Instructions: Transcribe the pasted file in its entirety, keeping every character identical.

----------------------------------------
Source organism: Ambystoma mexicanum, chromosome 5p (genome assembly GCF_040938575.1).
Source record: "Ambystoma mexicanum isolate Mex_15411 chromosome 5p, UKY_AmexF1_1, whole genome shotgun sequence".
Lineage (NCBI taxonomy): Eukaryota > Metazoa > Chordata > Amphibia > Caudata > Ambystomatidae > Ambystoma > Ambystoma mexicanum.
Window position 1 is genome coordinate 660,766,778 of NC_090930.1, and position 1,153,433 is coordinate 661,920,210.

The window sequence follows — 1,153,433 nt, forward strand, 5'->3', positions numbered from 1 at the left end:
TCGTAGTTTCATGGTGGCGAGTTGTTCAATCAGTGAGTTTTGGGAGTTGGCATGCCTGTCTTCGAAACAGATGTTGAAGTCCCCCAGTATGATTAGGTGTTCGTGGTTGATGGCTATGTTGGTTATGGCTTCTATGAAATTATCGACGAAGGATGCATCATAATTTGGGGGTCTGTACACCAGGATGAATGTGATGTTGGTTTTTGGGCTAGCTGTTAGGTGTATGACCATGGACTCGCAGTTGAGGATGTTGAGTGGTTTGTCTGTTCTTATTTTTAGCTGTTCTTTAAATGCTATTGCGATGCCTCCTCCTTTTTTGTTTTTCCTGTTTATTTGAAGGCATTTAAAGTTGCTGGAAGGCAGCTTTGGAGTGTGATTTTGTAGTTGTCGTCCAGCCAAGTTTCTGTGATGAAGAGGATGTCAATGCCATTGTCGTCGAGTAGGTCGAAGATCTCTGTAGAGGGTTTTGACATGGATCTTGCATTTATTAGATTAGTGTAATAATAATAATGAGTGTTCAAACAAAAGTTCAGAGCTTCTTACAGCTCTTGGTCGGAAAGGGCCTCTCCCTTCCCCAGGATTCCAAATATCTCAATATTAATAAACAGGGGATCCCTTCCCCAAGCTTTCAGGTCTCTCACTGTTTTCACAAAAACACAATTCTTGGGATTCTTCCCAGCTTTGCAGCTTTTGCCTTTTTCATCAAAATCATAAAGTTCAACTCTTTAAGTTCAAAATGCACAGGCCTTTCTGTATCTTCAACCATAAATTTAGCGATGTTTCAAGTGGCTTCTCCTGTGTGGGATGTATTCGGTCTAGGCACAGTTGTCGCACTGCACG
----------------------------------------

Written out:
Source organism: Ambystoma mexicanum, chromosome 5p (genome assembly GCF_040938575.1).
Source record: "Ambystoma mexicanum isolate Mex_15411 chromosome 5p, UKY_AmexF1_1, whole genome shotgun sequence".
Lineage (NCBI taxonomy): Eukaryota > Metazoa > Chordata > Amphibia > Caudata > Ambystomatidae > Ambystoma > Ambystoma mexicanum.
Window position 1 is genome coordinate 660,766,778 of NC_090930.1, and position 1,153,433 is coordinate 661,920,210.

The window sequence follows — 1,153,433 nt, forward strand, 5'->3', positions numbered from 1 at the left end:
TCGTAGTTTCATGGTGGCGAGTTGTTCAATCAGTGAGTTTTGGGAGTTGGCATGCCTGTCTTCGAAACAGATGTTGAAGTCCCCCAGTATGATTAGGTGTTCGTGGTTGATGGCTATGTTGGTTATGGCTTCTATGAAATTATCGACGAAGGATGCATCATAATTTGGGGGTCTGTACACCAGGATGAATGTGATGTTGGTTTTTGGGCTAGCTGTTAGGTGTATGACCATGGACTCGCAGTTGAGGATGTTGAGTGGTTTGTCTGTTCTTATTTTTAGCTGTTCTTTAAATGCTATTGCGATGCCTCCTCCTTTTTTGTTTTTCCTGTTTATTTGAAGGCATTTAAAGTTGCTGGAAGGCAGCTTTGGAGTGTGATTTTGTAGTTGTCGTCCAGCCAAGTTTCTGTGATGAAGAGGATGTCAATGCCATTGTCGTCGAGTAGGTCGAAGATCTCTGTAGAGGGTTTTGACATGGATCTTGCATTTATTAGATTAGTGTAATAATAATAATGAGTGTTCAAACAAAAGTTCAGAGCTTCTTACAGCTCTTGGTCGGAAAGGGCCTCTCCCTTCCCCAGGATTCCAAATATCTCAATATTAATAAACAGGGGATCCCTTCCCCAAGCTTTCAGGTCTCTCACTGTTTTCACAAAAACACAATTCTTGGGATTCTTCCCAGCTTTGCAGCTTTTGCCTTTTTCATCAAAATCATAAAGTTCAACTCTTTAAGTTCAAAATGCACAGGCCTTTCTGTATCTTCAACCATAAATTTAGCGATGTTTCAAGTGGCTTCTCCTGTGTGGGATGTATTCGGTCTAGGCACAGTTGTCGCACTGCACG